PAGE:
Local Authorities. The DPA issued Guidelines on the processing of personal data with a view to the publishing and dissemination of documents by local authorities. Specific safeguards were laid down in respect of the data related to individuals mentioned, e.g., in decisions and resolutions posted on the municipal bulletin board, in publicly available documents and/or in documents posted on the Internet, so as to take due account of the principle of transparency.
Schools. The DPA clarified that parents may film and take pictures of their children on the occasion of school theatricals, as the images in question are not intended for dissemination and are collected for personal purposes in order to be circulated among family members and friends. The DPA also provided guidance, in co-operation with the Ministry for education, on the use of videophones by students/pupils in schools.
- The Italian DPA instructed local health care agencies not to include medical diagnosis information in the disability certificates they are required to issue for the applicants to be enrolled in unemployment lists and/or exempted from the payment of school/university taxes.
- Dissemination on the website of an Italian Region of the names related to 4,500 patients as well as of information on the respective health status was prohibited by the DPA.
- It was clarified that local municipal authorities may not request physicians to provide names and/or other items of information to identify the patients they visit at home.
- An inspection was ordered by the DPA and carried out with the help of the Financial Police following media reports on the presence of hundreds of medical records in a garbage dump. Information was preferred to judicial authorities against the relevant data controllers because of their failure to take minimum security measures.
- The DPA urged a public body to use payment order forms containing no references to the diseases affecting the respective beneficiaries, in particular HIV-related conditions; the inclusion of general wording and/or numerical codes was recommended.
- A leaflet was published and disseminated ("Protecting Personal Data: Siding with the Patient") to raise citizens' awareness of the importance of data protection in processing operations performed by medical staff, health care bodies, and/or medical labs. It contains concise information on patients' data protection rights and the mechanisms to enforce them.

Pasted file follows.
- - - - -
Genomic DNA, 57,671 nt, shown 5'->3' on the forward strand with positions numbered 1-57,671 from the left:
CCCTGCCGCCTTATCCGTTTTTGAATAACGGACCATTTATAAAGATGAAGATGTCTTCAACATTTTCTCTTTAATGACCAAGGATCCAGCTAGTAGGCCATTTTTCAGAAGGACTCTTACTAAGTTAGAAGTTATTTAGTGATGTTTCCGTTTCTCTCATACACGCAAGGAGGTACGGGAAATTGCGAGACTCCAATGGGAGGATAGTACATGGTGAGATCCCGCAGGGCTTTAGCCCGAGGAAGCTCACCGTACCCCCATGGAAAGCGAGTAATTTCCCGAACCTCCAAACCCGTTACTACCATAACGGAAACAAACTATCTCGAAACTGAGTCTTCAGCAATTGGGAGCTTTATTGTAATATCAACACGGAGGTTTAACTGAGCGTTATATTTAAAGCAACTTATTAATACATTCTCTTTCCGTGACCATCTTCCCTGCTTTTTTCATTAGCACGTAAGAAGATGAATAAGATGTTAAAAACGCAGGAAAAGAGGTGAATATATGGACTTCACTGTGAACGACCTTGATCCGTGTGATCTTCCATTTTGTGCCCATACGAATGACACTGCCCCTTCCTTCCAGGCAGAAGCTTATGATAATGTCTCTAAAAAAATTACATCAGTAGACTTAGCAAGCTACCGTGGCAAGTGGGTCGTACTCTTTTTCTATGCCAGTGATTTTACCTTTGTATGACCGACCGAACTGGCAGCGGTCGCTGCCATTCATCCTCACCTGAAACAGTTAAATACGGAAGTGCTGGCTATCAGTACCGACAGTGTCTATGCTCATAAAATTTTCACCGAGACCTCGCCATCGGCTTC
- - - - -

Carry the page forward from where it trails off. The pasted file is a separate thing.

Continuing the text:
Processing of Genetic Data
Genetic data may only be processed in the cases provided for by ad-hoc authorisations granted by the Garante (after having consulted with the Minister for Health who shall seek, to that end, the opinion of the Higher Council for Health Care) and, as a rule, with the data subject's written consent.
The general authorisation issued by the Garante in February 2007 to enable this kind of processing filled in a major gap in the regulatory framework. It applies to several categories of data controller for purposes mainly consisting in the provision of health care and the performance of scientific research activities; the issue of genetic data used for facilitating family reunion was also tackled.
After defining the main concepts (genetic data, biological sample, genetic test), the authorisation lists the entities authorised to process genetic data for the purposes specified in the individual cases (health care practitioners, public and private health care bodies, medical genetics laboratories, natural and/or legal persons for scientific research purposes). The principle whereby genetic data may only be processed for such purposes if they are actually indispensable was re-affirmed along with the need for obtaining the data subject's written consent – the only exception being where genetic data are necessary to safeguard the genetic identity (with a view to reproductive choices, or treatment) of a third party belonging to the same genetic line as the data subject and consent may not be provided on specific grounds (legal incapacity, physical impairment, mental disability), or where statistical surveys are at issue or the research activity is provided for by law.
Data controllers must fulfil specific obligations, which are especially stringent as regards the contents of information notices. Genetic counselling is a mandatory requirement if the data are processed for health care or family reunion purposes, both before and during the genetic testing. Specific processing arrangements must be complied with and stringent security measures adopted – including encrypted storage and communication of genetic data and separation of identification from genetic data. The retention period of the data in question must not exceed what is absolutely indispensable for the specific purposes; no genetic data may be disseminated.
A major effort was made by the Italian DPA in 2007 in order to simplify application of data protection legislation in the private sector.